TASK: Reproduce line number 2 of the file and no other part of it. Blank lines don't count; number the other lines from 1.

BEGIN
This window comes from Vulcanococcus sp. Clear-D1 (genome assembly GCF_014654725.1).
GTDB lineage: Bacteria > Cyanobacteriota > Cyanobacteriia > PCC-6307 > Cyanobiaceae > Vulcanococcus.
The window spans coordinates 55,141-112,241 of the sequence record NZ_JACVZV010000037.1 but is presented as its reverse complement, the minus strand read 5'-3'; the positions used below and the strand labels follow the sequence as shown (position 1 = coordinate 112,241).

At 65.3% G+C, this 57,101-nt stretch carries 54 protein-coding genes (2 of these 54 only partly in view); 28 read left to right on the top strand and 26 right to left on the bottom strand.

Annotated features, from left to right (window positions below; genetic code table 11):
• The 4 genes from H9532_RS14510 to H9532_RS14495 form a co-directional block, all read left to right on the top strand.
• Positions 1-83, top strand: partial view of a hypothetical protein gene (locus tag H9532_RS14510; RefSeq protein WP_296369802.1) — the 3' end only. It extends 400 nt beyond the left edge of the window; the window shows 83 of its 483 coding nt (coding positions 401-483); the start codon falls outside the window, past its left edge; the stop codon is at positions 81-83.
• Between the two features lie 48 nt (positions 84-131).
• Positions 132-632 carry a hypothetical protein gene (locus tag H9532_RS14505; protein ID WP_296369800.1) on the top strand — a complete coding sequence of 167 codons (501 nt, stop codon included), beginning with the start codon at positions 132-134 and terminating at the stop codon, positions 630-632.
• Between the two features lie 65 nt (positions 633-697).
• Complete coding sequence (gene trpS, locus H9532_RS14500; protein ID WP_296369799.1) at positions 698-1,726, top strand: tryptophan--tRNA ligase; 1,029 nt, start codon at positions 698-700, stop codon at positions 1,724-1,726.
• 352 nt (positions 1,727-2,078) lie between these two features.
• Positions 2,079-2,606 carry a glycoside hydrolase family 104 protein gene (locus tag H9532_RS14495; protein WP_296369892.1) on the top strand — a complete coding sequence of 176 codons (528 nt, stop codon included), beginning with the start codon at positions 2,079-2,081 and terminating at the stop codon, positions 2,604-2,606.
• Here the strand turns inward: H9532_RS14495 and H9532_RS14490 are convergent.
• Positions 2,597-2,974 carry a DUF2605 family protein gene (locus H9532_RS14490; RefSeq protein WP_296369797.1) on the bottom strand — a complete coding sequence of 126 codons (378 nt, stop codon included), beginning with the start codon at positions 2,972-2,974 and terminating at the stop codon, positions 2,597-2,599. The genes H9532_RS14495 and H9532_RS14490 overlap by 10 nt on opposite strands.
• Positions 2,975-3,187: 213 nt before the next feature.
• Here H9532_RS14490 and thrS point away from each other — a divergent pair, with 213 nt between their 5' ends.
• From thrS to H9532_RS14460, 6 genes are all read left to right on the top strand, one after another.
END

GTDB lineage: Bacteria > Cyanobacteriota > Cyanobacteriia > PCC-6307 > Cyanobiaceae > Vulcanococcus.